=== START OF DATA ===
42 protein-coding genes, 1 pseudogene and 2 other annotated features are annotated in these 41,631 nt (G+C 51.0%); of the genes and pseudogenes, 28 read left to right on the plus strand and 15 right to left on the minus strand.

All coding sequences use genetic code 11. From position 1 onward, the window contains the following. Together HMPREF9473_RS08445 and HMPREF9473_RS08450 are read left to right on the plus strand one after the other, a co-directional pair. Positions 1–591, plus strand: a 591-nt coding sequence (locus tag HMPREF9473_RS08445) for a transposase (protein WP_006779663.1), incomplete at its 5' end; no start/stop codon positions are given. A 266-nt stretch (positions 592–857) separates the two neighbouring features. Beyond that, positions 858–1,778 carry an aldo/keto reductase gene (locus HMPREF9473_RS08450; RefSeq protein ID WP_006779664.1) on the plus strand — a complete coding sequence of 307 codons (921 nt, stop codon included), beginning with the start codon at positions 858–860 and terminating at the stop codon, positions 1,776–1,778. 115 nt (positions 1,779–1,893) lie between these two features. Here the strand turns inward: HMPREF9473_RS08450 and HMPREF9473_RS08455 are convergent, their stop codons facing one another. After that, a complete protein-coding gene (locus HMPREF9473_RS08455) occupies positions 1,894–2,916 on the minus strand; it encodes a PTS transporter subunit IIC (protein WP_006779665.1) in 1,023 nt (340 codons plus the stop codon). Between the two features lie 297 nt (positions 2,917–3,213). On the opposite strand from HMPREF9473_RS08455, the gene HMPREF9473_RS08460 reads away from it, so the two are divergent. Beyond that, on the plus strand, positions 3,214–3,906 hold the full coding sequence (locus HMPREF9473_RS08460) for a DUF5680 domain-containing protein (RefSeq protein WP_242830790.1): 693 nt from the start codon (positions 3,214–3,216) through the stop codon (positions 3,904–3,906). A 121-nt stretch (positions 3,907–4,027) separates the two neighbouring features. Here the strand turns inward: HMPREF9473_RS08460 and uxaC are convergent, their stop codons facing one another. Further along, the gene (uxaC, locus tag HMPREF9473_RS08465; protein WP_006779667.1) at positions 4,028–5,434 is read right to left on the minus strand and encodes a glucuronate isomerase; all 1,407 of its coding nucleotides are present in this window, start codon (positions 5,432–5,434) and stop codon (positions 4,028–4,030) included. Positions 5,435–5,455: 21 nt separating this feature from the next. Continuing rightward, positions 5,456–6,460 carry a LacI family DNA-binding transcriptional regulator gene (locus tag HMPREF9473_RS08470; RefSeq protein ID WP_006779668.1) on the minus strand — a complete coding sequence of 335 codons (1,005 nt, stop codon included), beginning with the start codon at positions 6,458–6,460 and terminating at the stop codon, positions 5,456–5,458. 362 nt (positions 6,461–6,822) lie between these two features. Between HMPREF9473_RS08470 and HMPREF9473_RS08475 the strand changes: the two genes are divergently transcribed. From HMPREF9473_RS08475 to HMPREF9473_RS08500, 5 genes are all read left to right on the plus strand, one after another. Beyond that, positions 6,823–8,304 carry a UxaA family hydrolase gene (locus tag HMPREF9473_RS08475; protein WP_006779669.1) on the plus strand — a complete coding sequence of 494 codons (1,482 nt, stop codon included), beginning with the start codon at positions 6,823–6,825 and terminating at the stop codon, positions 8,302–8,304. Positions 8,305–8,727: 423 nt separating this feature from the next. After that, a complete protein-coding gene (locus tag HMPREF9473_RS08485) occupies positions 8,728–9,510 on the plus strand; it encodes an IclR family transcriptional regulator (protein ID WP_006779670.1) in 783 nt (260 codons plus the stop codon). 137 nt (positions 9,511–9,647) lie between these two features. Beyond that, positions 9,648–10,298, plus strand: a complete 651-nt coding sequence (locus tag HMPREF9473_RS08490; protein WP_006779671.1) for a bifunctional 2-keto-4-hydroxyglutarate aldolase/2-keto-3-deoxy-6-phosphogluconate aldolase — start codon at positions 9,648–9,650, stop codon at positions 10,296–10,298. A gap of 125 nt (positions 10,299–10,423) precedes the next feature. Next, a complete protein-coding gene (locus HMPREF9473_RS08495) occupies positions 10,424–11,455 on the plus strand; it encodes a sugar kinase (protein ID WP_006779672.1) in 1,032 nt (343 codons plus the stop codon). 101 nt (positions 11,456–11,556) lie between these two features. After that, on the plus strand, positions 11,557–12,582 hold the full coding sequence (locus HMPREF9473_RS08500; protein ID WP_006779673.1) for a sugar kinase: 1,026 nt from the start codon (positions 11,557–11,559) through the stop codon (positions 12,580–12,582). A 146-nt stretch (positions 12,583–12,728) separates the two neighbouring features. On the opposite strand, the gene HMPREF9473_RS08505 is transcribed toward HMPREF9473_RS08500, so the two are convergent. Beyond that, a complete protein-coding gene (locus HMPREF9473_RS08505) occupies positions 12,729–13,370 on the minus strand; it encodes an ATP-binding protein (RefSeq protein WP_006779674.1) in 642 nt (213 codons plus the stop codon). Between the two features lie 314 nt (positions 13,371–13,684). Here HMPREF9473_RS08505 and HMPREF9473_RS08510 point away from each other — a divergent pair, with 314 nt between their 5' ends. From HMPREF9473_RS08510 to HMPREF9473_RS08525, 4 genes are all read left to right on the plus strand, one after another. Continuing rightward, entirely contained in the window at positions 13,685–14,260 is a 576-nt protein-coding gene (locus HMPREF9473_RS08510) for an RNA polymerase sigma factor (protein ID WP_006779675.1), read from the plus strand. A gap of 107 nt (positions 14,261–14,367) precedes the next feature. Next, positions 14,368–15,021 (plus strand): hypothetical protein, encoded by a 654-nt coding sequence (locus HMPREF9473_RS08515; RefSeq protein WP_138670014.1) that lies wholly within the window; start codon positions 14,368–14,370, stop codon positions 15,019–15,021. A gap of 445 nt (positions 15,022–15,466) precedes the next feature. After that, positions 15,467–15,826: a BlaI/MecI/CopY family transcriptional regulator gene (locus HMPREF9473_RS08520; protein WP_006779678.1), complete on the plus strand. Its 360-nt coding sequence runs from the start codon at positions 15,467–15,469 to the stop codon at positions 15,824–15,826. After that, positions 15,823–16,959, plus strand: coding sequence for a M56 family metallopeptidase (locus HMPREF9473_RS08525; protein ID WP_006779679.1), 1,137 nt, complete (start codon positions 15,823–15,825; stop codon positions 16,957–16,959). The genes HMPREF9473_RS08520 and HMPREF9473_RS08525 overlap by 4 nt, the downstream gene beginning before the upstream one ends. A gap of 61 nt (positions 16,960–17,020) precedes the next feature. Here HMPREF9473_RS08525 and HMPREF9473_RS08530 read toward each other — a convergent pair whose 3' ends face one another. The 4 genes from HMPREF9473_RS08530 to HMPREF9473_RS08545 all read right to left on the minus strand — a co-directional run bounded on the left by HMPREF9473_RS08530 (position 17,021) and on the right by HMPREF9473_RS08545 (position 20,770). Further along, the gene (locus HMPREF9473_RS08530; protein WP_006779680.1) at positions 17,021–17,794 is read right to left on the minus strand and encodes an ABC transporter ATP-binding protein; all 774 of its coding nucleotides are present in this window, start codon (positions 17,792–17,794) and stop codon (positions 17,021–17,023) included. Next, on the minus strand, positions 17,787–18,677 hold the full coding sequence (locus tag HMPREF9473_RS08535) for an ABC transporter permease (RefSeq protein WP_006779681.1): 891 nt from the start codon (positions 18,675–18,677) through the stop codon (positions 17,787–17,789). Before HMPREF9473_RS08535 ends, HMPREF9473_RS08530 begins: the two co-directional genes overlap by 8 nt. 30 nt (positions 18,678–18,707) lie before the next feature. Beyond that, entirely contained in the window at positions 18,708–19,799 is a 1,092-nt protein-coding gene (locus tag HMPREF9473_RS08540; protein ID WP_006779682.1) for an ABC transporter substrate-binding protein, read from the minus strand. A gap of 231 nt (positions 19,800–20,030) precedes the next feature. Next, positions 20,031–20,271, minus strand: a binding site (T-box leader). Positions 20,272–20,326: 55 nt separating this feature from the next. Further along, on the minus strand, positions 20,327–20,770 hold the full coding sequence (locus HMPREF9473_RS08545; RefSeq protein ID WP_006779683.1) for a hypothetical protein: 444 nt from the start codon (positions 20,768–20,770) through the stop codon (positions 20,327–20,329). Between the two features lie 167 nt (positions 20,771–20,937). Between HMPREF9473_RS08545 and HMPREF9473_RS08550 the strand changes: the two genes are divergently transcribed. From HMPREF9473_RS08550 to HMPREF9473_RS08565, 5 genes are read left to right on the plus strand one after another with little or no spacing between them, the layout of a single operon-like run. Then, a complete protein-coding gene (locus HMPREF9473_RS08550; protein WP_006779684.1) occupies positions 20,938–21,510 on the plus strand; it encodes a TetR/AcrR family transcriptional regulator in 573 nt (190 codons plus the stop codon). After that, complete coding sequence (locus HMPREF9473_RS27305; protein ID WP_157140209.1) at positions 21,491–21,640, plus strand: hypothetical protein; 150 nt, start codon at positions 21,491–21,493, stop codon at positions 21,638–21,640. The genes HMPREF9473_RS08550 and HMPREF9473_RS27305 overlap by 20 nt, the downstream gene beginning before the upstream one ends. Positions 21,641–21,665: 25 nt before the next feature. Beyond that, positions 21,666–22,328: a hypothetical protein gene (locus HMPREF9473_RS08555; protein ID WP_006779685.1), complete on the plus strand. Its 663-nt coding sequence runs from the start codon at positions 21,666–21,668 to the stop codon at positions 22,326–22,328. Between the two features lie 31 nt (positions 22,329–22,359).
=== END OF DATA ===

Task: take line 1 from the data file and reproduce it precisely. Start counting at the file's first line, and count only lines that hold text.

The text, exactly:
42 protein-coding genes, 1 pseudogene and 2 other annotated features are annotated in these 41,631 nt (G+C 51.0%); of the genes and pseudogenes, 28 read left to right on the plus strand and 15 right to left on the minus strand.